His father is a convicted criminal. He’s too fragile. His aggressive running style is going to get him in trouble. The NFL is bigger and faster, and will tear him apart...
We all heard the doubts about Adrian Peterson. Heck, many of us harbored them ourselves.
But it didn't take long for Peterson to silence critics with his play on the field.
The first-year Vikings back has already displayed the sort of dominance the NFL hasn't seen from a rookie since Eric Dickerson donned a Rams jersey in 1983—if ever.
Peterson’s injury history weighed heavily on the minds of NFL coaches and GMs. There were shoulder and ankle problems early in his career at Oklahoma, but scouts were particularly nervous about the broken collarbone that forced him to miss seven games during his final year in college. He almost certainly slipped in the draft because of the concerns.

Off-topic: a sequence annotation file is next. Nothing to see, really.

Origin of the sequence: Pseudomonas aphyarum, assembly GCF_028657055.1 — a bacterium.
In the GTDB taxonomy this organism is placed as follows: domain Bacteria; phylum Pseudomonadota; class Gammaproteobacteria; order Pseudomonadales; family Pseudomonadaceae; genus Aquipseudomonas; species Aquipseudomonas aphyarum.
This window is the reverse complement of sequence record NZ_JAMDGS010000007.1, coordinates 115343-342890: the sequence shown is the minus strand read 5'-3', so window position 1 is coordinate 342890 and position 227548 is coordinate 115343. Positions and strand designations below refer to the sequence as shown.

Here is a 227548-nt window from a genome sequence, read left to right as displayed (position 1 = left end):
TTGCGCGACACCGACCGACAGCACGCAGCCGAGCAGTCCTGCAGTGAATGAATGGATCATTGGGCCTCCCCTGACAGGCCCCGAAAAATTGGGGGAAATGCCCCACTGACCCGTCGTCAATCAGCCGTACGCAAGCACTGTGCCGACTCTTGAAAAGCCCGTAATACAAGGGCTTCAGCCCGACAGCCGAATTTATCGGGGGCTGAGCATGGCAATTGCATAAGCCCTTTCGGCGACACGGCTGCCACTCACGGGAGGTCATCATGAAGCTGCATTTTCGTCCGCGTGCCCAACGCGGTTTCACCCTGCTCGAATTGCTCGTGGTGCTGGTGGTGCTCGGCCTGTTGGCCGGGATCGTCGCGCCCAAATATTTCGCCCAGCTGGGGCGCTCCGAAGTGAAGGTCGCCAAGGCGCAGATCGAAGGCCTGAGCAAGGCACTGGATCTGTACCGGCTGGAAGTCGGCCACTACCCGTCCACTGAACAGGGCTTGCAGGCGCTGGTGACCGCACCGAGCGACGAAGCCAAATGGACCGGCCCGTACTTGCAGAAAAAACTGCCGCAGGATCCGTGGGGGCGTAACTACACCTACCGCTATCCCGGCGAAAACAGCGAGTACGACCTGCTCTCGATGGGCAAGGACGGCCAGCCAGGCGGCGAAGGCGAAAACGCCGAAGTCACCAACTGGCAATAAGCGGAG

Still, when April 28th rolled around, the Minnesota Vikings selected Peterson with the seventh pick.
He paid immediate dividends.
The rookie jumped out of the gates with a 103-yard performance against the Atlanta Falcons. He also exhibited his versatility by catching a 60-yard touchdown out of the backfield.
Over the next four games, Peterson reached the 100-yard rushing mark three more times, including a dazzling 224-yard, three-touchdown show against the once-proud Chicago Bears defense.
And he was just getting started.
The coup de grâce for naysayers came in the form of an all time NFL single-game rushing record. Peterson had his way against the San Diego D en route to a 296-yard day—and a spot in the record books.
Peterson may have earned himself a few new cynics with a handful of missed games and mediocre showings late in the season, but watching him in action is incredible. Fans know they're witnessing something special every time he takes the field.
It's been a great year for sports fans, but the best story of 2007 was woven by a rookie to whom nobody gave much of a chance.